U.S. Pat. No. 4,156,843 to Strandberg, Jr. et al. discloses a microwave reflectance based moisture indicator for thin webbed material. The Strandberg device irradiates the sample with an X-band Gunn oscillator and measures the reflected energy with a diode detector. Both the source and the receiver are fitted with horns which are angularly mounted with respect to each other on one side of the moving web.
Rzepecka, et al., "Monitoring of Concrete Curing Process by Microwave Terminal Measurements", IEEE Transactions on Industrial Electronics and Control Instrumentation, Vol. 19, No. 4, November 1972, discloses a method of monitoring concrete curing processes using microwaves. The device described in the article utilizes a single horn serving as both the source and the receiver through use of a directional coupler. The device is used to study dielectric changes in hydrating concrete, but not to quantitatively measure moisture.
Microwave aquametry techniques, particularly transmissive techniques, are adversely affected by numerous reflections from the sample surfaces, the microwave components, and the environment. These multiple reflections give rise to a wave propagation pattern that is extremely complex, varies greatly with even small variations in sample size and component positioning, and is impractical to predict.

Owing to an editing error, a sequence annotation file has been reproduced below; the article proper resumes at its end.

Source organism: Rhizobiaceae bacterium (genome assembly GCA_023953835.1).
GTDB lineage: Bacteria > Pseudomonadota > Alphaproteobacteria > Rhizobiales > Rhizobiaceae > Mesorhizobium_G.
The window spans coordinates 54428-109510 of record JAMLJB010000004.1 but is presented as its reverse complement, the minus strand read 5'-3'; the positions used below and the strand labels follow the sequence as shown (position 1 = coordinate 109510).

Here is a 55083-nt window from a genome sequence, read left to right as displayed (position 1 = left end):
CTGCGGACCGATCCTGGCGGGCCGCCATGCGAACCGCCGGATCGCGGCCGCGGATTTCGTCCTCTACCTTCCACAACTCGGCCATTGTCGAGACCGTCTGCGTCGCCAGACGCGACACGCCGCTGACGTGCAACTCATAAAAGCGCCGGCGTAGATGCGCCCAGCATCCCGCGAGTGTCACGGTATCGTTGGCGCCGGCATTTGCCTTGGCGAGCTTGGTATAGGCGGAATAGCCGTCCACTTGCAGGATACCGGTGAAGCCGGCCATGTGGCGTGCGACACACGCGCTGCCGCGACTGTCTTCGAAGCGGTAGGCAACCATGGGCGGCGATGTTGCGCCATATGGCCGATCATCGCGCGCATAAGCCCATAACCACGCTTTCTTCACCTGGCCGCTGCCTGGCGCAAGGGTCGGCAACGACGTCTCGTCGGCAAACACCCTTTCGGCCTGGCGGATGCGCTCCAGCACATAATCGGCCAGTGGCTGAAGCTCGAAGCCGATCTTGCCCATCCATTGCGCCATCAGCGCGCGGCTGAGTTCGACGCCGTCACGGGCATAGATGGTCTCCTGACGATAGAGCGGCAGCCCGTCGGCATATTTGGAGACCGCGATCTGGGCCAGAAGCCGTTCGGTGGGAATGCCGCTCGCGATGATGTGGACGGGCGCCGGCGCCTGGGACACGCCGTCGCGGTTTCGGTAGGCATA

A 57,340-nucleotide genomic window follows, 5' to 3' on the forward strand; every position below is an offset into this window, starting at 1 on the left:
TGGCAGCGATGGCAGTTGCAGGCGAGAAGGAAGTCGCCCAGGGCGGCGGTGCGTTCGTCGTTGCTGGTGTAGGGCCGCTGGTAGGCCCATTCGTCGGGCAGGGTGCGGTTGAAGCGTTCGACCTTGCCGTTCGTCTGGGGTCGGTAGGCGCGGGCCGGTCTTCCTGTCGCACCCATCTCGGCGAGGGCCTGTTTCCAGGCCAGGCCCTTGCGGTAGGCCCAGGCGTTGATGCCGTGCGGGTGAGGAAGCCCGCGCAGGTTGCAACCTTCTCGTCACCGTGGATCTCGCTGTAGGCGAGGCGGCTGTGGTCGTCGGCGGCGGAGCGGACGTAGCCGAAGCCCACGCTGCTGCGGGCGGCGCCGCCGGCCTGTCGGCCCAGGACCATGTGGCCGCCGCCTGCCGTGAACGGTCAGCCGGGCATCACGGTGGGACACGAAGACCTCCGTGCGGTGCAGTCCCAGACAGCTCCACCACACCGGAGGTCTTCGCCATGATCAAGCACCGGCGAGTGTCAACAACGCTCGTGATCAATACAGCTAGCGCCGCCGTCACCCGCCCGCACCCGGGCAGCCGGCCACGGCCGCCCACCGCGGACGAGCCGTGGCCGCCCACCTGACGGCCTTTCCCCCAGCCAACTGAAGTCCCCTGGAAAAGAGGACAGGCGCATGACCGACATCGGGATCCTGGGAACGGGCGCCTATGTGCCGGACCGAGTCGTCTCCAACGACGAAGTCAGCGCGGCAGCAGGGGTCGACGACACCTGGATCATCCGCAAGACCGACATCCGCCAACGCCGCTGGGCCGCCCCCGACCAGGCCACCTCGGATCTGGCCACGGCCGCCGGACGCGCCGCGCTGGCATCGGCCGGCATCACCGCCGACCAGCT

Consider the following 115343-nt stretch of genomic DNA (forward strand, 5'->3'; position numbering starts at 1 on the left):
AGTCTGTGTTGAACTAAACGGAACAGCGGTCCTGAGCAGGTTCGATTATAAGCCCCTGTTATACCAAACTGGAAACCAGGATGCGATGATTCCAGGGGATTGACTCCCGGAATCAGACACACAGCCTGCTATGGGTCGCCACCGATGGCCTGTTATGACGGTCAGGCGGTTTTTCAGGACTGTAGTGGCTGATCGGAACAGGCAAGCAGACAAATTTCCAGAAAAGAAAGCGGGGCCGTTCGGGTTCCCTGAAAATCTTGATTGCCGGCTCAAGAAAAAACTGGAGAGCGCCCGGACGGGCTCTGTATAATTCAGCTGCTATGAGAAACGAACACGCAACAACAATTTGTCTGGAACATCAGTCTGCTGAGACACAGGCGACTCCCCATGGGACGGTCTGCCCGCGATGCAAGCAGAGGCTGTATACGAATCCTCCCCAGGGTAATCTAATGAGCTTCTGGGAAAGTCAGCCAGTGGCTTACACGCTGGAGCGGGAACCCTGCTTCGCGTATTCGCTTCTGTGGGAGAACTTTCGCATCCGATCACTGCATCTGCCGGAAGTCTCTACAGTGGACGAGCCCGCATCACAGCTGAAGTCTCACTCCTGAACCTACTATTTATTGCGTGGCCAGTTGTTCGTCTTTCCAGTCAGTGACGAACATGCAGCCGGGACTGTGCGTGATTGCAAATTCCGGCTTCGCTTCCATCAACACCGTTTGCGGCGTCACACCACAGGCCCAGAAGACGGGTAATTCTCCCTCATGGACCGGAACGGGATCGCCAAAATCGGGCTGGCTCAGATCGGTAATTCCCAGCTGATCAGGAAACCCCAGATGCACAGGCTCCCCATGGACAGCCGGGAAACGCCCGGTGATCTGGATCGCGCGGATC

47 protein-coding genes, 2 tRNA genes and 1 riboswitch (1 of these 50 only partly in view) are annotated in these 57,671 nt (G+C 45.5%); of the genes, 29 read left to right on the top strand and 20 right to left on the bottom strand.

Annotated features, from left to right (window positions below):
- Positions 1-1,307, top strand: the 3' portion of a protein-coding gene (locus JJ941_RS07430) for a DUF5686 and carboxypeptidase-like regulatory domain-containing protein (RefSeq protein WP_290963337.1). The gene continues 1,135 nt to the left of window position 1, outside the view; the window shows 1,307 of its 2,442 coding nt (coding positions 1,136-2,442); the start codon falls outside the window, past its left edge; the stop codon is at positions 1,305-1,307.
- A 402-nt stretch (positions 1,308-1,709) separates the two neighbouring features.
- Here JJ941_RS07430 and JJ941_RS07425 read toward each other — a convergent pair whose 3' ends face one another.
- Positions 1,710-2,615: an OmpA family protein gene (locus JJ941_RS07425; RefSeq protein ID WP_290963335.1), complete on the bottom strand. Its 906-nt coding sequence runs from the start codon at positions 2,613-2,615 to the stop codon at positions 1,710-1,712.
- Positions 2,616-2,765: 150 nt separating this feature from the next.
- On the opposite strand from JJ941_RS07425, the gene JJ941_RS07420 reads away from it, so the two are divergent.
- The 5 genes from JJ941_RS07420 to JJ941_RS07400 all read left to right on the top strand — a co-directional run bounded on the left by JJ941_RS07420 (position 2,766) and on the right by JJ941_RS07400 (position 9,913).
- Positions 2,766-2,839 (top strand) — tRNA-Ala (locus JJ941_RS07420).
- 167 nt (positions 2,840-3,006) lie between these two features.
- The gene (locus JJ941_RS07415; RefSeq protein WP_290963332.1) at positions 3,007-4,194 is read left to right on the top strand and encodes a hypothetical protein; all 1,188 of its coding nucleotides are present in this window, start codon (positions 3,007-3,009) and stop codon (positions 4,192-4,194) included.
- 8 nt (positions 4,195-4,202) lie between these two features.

Accordingly, there is a need for a simple and inexpensive microwave moisture analyzer which operates in the reflective mode and which requires no receiver or transmitter horns or antennae. The present invention addresses this need by providing a microwave moisture analyzer which operates in a nondestructive and noninvasive manner and which provides an instantaneous indication of the moisture content of a sample being analyzed.
A device that measures the moisture content of non-electrically conductive homogeneous solid and liquid samples is provided. The device indicates the relative moisture content by measuring the extent to which the samples reflect microwaves. The method by which the measuring proceeds is both nonintrusive and nondestructive. The device comprises an enclosure which houses a regulated DC power supply, a microwave transceiver module, flange fittings secured to the module and a waveguide inserted within the flange fittings.
The microwave transceiver module is a microwave Doppler-effect transceiver commonly used for police radar, motion detectors, and automatic door openers. The transceiver module includes a microwave oscillator for transmitting a microwave signal toward the sample and a detector for sensing microwaves reflected back from the moisture in the sample. The waveguide is placed between the transceiver and the sample, and its length is selected so that the transmitted and reflected waves are in phase at the detector. The output of the detector is a voltage which is related to the amplitude of the vector sum of the transmitted and reflected waves at the detector. The amplitude of the reflected signal is related to the moisture content of the sample. The voltage output of the detector is connected to a voltmeter which provides an indication of the relative moisture content of the sample being analyzed. The greater the moisture content in the sample, the higher the amplitude of the reflected microwave signal.